Next, we wanted to assess whether 2009 H1N1 infection might affect testosterone levels that in turn could affect disease outcome. Therefore, we measured testosterone levels in the plasma of mice 5 days (−5) before and 3 days (3) p.i. In female mice, either non-treated or treated with carrier substance, testosterone levels were below detection limits as expected (Figures 2A,B). Females treated with testosterone displayed testosterone levels within the physiological range of male mice before and during infection (Figure 2C). Castrated male mice did not show detectable testosterone levels as expected (Figure 2D). Male mice, either sham-operated or non-treated displayed high testosterone levels before infection. However, testosterone levels were significantly reduced in non-treated and sham-operated males on day 3 p.i. (Figures 2E,F). Then, we assessed whether changes in hormone levels might be due to altered hormone receptor expression. No significant differences in estrogen receptor (ESR1) and AR expression were detected in infected versus non-infected groups. However, a slight decrease ESR1 expression could be observed in testosterone treated female mice irrespective of infection (Supplementary Figure S2).


Figure 2. Testosterone levels in 2009 H1N1 influenza A virus infected female and male mice. Non-treated female mice (A), female mice with an implanted osmotic pump releasing either a carrier substance (B) or testosterone (TST) (C) as well as gonadectomized (D) (n = 5 each), non-treated (E) and sham-operated male mice (F) (n = 10 each) were intranasally infected with 1 × 104 of the 2009 H1N1 influenza A virus. Serum testosterone levels were measured on day 5 before infection and day 3 post infection. Statistical significance was assessed by Student’s t-test (*p < 0.05).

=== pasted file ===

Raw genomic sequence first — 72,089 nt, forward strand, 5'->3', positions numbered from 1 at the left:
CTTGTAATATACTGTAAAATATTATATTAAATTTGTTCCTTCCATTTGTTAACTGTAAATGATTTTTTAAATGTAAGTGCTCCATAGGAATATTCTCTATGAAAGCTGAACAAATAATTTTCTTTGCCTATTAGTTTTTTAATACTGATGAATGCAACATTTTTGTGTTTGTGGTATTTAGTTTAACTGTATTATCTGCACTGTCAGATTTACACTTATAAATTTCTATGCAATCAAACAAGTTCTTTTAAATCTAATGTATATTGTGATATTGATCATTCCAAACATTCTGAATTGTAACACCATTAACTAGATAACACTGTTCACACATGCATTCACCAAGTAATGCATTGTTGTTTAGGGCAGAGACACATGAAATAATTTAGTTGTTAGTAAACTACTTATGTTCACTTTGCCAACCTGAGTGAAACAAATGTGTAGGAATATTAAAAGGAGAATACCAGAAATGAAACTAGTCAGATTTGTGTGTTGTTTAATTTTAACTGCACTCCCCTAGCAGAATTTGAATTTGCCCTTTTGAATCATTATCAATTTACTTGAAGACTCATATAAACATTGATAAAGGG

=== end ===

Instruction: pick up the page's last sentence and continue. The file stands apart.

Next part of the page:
These findings show that 2009 H1N1 infection mediates reduced expression of testosterone in male mice. This observation may explain why influenza virus pathogenesis did not differ between castrated and non-castrated males.

Testosterone Treatment Dampens Inflammatory IL-1β Response in 2009 H1N1 Influenza A Virus Infected Female Mice

Then, we addressed the question whether testosterone might affect pulmonary chemokine and cytokine responses in 2009 H1N1 infected mice thereby affecting disease outcome. As a control, cytokine and chemokine levels of PBS-treated mice were defined as background references and compared individually to the respective treated groups. Upon 2009 H1N1 infection, IL-1β, IL-6, and MCP-1 level were increased in all animals compared to their respective background references unlike IL-10, IL-17A, and TNF-α levels (Figures 3A–F). Testosterone treated female mice showed significantly decreased IL-1β levels compared to carrier substance treated females (Figure 3A). IL-6 level were slightly decreased in testosterone treated females and in castrated males (Figure 3D). However, cytokine and chemokine levels were not significantly altered in the respective male groups in line with similar disease outcomes.


Figure 3. Testosterone impact on chemokine and cytokine responses in 2009 H1N1 influenza A virus infected female and male C57BL/6 mice. Gonadectomized or sham-operated male mice (n = 5 each) and female mice with an implanted osmotic pump releasing either testosterone (TST) or a carrier substance (n = 5 each) were intranasally infected with 1 × 104 of the 2009 H1N1 influenza A virus or PBS. Lungs of five animals per group were harvested on days 1 and 3 d.p.i. Cytokines IL-1β (A), IL-10 (B), IL-17A (C), IL-6 (D), MCP-1 (E), TNF-α (F) were determined in lung homogenate supernatants (n = 5) by a procartaplex cytokine multiplex assay. The individual mean values of the PBS control animals are indicated as dotted lines. Statistical significance was assessed by Student’s t-test (*p < 0.05).